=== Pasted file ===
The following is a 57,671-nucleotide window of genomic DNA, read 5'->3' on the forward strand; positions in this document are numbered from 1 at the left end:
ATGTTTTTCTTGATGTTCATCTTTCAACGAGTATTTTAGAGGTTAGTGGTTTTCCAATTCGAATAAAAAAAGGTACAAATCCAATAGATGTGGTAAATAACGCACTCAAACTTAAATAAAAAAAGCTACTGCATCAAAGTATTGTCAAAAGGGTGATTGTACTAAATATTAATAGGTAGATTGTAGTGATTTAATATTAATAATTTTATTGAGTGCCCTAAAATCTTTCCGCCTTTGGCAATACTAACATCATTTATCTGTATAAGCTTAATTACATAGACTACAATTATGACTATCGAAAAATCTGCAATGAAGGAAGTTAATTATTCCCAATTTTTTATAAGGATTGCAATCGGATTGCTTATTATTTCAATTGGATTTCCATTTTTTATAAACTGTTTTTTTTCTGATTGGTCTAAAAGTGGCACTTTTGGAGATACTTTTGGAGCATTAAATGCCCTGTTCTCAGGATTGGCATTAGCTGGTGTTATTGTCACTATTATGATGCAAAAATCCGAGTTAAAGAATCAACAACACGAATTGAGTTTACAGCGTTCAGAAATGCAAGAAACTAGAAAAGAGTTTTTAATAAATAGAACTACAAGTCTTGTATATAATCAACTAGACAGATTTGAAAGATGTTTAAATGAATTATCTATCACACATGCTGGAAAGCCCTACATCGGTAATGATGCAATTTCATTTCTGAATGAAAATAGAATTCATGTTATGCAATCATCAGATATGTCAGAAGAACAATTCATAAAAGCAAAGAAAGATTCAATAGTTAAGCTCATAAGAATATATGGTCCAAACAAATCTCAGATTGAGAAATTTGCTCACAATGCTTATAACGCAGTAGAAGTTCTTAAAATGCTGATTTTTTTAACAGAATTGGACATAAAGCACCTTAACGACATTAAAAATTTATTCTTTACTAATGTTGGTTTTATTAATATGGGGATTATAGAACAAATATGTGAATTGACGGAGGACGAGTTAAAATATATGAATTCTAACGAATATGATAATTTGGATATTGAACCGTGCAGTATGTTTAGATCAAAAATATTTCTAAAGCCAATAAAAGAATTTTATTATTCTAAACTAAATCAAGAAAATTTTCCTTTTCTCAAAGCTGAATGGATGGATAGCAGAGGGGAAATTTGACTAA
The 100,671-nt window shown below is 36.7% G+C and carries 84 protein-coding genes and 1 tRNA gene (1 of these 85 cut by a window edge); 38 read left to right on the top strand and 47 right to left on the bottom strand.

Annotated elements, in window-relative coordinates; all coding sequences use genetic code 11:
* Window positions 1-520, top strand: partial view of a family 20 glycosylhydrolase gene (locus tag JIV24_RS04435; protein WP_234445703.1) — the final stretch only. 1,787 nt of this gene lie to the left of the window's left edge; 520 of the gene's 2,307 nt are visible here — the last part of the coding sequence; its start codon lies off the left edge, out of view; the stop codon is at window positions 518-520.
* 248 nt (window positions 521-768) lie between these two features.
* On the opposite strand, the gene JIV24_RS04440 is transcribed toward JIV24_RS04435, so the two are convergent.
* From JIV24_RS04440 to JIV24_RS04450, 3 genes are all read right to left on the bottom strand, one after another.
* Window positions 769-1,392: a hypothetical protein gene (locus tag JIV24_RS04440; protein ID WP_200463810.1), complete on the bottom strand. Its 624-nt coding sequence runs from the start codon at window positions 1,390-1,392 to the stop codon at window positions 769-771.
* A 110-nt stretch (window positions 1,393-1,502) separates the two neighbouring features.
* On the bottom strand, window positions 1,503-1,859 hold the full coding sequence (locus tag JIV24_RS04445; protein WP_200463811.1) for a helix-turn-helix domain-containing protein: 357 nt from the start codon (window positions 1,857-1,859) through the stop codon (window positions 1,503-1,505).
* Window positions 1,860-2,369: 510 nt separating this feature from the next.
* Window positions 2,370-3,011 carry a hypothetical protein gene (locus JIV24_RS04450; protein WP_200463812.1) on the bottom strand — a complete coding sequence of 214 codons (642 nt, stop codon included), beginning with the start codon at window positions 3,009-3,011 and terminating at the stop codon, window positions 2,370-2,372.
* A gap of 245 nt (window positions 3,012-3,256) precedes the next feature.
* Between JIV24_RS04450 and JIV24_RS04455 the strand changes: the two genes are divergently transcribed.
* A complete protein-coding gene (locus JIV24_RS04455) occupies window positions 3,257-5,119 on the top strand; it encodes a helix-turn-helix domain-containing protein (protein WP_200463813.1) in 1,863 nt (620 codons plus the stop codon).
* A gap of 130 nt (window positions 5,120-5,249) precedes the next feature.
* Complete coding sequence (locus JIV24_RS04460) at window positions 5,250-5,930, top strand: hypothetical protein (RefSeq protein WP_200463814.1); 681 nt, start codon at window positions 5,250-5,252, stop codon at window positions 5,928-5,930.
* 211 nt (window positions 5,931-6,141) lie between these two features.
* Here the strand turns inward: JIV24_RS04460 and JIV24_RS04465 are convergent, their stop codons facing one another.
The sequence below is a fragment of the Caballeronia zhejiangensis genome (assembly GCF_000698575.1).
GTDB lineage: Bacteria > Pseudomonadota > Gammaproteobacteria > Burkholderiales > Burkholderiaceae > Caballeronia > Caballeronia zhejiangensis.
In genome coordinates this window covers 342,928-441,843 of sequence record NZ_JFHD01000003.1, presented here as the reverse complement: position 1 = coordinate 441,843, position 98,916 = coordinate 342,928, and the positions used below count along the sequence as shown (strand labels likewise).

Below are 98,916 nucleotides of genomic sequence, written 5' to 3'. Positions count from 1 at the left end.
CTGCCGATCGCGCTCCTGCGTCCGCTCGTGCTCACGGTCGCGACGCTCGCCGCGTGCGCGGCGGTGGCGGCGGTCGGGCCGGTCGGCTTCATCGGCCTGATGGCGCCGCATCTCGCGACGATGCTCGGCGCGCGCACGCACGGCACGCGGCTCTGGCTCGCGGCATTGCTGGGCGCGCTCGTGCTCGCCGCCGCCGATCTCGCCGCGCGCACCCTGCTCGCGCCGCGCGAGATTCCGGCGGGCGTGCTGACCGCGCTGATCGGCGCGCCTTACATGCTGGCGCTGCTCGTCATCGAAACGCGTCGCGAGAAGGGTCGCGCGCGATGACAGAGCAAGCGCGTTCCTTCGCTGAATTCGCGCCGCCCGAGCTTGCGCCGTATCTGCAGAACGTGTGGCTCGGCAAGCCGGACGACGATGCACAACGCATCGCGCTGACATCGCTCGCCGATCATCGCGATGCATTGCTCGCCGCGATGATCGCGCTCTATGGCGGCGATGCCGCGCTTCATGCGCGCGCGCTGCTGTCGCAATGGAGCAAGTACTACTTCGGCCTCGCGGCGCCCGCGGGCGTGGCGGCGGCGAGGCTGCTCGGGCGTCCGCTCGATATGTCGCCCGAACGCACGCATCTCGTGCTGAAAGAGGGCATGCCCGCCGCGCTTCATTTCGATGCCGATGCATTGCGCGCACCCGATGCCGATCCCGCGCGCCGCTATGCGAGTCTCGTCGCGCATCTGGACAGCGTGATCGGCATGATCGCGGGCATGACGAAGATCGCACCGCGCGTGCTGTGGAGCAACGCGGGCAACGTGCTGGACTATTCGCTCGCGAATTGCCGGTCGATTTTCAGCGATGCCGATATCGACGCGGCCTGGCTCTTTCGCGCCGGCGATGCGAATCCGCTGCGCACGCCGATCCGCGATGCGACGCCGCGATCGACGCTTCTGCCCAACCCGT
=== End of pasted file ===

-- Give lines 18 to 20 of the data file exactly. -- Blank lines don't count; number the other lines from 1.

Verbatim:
* Complete coding sequence (locus JIV24_RS04460) at window positions 5,250-5,930, top strand: hypothetical protein (RefSeq protein WP_200463814.1); 681 nt, start codon at window positions 5,250-5,252, stop codon at window positions 5,928-5,930.
* 211 nt (window positions 5,931-6,141) lie between these two features.
* Here the strand turns inward: JIV24_RS04460 and JIV24_RS04465 are convergent, their stop codons facing one another.